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Central Ranges

Biodiversity:  Containing new environmental weeds

High Priority

What is this issue

New and emerging weeds (e.g. buffel grass)

Impacts of the issue

Competition with native flora; resulting in declines in biodiversity and production values; reduction in quality of appropriate habitat for native species.  


  • Insufficient control
  • Difficulty of control


  • Gaining voluntary compliance with the Natural Resources Management Act 2004
  • Engaging landholders to control weeds on their properties 
  • Capacity of individuals to identify weeds
  • Insufficient resources, time and personnel to tackle on a largescale
  • Different perceived impacts of weeds, i.e. organic farming, broad acre, lifestyle
  • Regular new weed incursions   
  • Lack of follow up treatment in successive years
  • Difficult terrain
  • Reinfestation likely when neighbours are not coordinating their efforts
  • Continued spread and reinfestation by stock
  • Human movement and transport
  • Industry hygiene and movement from businesses outside of farming, i.e. earthmoving, construction, transport

Climate impacts and adaptation needs

  • Identify areas that will be more susceptible to weed invasion under future climate change models
  • Identify ALERT weeds to prevent incursion of under climate change scenarios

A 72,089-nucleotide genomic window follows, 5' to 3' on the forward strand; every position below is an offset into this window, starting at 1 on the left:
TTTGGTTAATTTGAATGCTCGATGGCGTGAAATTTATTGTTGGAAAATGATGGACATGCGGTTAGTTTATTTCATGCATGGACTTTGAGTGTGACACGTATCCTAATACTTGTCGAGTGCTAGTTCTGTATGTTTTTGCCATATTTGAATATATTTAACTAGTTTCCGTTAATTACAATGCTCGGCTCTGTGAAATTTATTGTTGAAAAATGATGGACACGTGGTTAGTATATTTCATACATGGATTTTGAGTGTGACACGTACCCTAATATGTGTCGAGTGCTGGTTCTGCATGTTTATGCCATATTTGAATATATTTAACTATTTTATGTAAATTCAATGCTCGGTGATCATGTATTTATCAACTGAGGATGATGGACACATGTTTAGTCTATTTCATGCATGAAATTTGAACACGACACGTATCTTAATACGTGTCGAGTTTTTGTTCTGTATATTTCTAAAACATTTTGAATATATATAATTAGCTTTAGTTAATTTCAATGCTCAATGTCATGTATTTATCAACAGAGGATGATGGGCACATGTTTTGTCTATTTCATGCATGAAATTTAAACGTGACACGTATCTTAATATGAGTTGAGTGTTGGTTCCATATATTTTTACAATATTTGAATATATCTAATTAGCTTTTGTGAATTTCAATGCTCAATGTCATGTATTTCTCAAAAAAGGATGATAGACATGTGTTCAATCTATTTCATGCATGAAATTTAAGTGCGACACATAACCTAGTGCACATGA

• Potential changes to weed behaviour, i.e. flowering time, spread, survival

Who plays a role

  • Community Groups
  • Department of Environment, Water and Natural Resources
  • Landcare Groups
  • Local Government (Mid Murray Council, Barossa Council, Adelaide Hills Council)
  • Media
  • Non-government organisations
  • Nurseries and relevant industry associations
  • Primary Industries and Regions SA - Biosecurity SA
  • SA Murray-Darling Basin Natural Resources Management Board
  • Schools (engage through NRM Education)
  • State Government

Strategies and Actions

Prevent ALERT weed incursions into the region

  • Education and capacity building for all community members regarding ALERT weeds with a potential to take hold in the region
  • Support community surveillance, such as having weed identification services at Natural Resource Centres or networks such as weeds spotters
  • Monitoring of incursion pathways (i.e. major roads, laying of pipelines) and hotspots for likely incursion
  • Prevention of entry to region, keeping, movement and sale of weeds

Destroy/ eradicate ALERT weed infestations where feasible

  • Detailed surveillance and mapping to locate all infestations
  • Landholders to destroy all infestations including seed banks and juveniles
  • Monitor progress towards destruction
  • Implement quarantine provisions if appropriate